Yemen's Houthi leader renews threats to attack US, UK ships

9:21 03.03.2024 •

Yemen's Houthi leader Abdulmalik al-Houthi said in a televised speech on Thursday that his armed group would continue attacking and sinking US and British ships in the Red Sea.

"I promise more military surprises and unexpected attacks in the Red Sea, the Gulf of Aden, and the Arabian Sea," the Houthi-run al-Masirah TV channel quoted him as saying. "The US, British enemies' airstrikes against the capital Sanaa will not affect us, nor our military capabilities."

He added that his armed group had attacked 54 commercial cargo vessels, using a total of 384 missiles and drones since November last year.

The US-British coalition has launched dozens of airstrikes against Houthi targets in an effort to deter the group. However, the Houthis have escalated their strikes by targeting more commercial vessels as well as US and British navy ships.

The Houthi group has maintained control over significant portions of northern Yemen since the onset of the Yemeni civil war in late 2014.

In this satellite image provided by Planet Labs, the Belize-flagged bulk carrier Rubymar is seen in the southern Red Sea near the Bay el-Mandeb Strait leaking oil after an attack by Yemen's Houthi group on Feb 20, 2024.
Photo: AP

The Yemeni government announced Monday that it is scrambling to avert an environmental disaster in the Red Sea after the Houthi group attacked a cargo ship last week and caused it to take on water and leak oil.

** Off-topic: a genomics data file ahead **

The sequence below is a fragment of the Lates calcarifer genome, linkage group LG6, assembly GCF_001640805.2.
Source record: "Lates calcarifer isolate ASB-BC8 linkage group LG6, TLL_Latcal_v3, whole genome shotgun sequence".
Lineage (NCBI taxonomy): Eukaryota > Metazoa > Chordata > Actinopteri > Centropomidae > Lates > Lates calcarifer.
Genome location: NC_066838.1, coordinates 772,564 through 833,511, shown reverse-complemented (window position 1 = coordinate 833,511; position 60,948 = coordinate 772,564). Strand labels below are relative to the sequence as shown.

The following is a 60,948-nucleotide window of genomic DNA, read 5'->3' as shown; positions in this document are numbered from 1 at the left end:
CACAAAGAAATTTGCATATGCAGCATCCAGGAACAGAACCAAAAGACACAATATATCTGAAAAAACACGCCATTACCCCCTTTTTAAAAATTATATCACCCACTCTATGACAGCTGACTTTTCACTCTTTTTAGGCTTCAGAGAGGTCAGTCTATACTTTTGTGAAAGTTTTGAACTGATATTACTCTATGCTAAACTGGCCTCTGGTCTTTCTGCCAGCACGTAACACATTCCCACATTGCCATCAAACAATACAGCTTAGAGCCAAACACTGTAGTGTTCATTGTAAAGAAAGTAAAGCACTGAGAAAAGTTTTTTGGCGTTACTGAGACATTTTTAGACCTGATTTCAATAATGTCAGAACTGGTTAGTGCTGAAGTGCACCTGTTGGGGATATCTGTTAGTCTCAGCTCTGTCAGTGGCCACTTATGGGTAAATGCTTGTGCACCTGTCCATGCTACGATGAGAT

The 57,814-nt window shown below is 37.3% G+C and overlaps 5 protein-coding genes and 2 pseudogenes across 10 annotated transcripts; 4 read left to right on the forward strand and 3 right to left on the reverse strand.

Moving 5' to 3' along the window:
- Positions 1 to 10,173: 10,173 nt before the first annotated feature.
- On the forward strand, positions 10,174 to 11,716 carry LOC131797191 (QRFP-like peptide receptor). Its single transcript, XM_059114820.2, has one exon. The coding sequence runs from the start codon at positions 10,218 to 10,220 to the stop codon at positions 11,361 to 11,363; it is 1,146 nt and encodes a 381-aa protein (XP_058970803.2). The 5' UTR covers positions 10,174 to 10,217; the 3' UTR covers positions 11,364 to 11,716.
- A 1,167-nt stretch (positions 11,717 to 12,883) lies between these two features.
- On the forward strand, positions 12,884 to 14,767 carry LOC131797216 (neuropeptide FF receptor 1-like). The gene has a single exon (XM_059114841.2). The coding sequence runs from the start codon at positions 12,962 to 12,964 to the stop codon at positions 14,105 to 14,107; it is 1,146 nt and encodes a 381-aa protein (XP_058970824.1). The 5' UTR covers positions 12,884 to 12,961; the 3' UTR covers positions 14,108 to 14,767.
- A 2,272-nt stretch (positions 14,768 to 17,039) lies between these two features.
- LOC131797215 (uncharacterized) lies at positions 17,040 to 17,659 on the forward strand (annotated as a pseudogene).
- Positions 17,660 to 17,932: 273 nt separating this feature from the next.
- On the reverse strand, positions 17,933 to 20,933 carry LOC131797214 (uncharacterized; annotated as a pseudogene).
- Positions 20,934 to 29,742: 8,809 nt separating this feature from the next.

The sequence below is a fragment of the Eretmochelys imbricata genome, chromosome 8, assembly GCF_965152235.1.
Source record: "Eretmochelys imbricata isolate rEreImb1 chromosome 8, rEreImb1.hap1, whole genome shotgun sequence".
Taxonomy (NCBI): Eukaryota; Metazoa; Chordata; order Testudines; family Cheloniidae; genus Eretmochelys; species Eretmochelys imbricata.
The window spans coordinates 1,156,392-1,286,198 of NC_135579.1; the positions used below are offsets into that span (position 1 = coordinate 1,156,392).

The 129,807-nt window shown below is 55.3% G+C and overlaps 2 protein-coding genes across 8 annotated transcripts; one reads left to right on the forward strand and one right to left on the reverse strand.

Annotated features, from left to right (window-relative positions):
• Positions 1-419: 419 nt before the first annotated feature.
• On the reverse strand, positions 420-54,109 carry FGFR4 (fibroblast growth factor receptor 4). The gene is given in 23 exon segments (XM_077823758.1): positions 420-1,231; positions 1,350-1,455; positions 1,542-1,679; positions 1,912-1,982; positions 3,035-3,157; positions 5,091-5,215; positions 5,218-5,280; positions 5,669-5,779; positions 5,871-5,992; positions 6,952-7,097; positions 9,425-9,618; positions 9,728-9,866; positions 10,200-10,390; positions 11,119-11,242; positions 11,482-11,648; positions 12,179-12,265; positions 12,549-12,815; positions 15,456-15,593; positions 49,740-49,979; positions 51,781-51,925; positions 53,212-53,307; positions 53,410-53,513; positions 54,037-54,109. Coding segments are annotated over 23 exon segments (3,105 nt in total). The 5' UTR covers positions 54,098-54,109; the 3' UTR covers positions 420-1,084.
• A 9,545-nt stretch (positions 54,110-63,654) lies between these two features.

Speaking at a press conference in Aden, Yemeni Minister of Water and Environment Tawfiq Al-Sharjabi warned that "the situation is deeply worrying, and authorities are taking every measure to deal with possible disasters as the 171-meter bulk carrier ship, identified as 'the Rubymar,' began leaking oil."

Al-Sharjabi said the British-owned, Belize-flagged bulk carrier was carrying thousands of tons of fertilizer and oil when it was damaged by two guided missiles launched by the Houthis on Feb 18 while sailing through the Red Sea.

Its crew had been safely evacuated to Djibouti. However, the stricken vessel remains adrift with its dangerous cargo.

"We are racing against time to avoid an imminent environmental catastrophe in the Red Sea and the Gulf of Aden," he said.

The Houthis claimed they believed the ship was carrying weapons bound for Israel.

The Houthis have stepped up their attacks on international shipping since mid-November last year, saying they were in solidarity with Palestinians in Gaza who faced intense Israeli attacks.

The US-British forces since January have responded with dozens of airstrikes on Houthi targets, including mobile missile launchers and underwater drones, but have failed to deter the group from launching more attacks.


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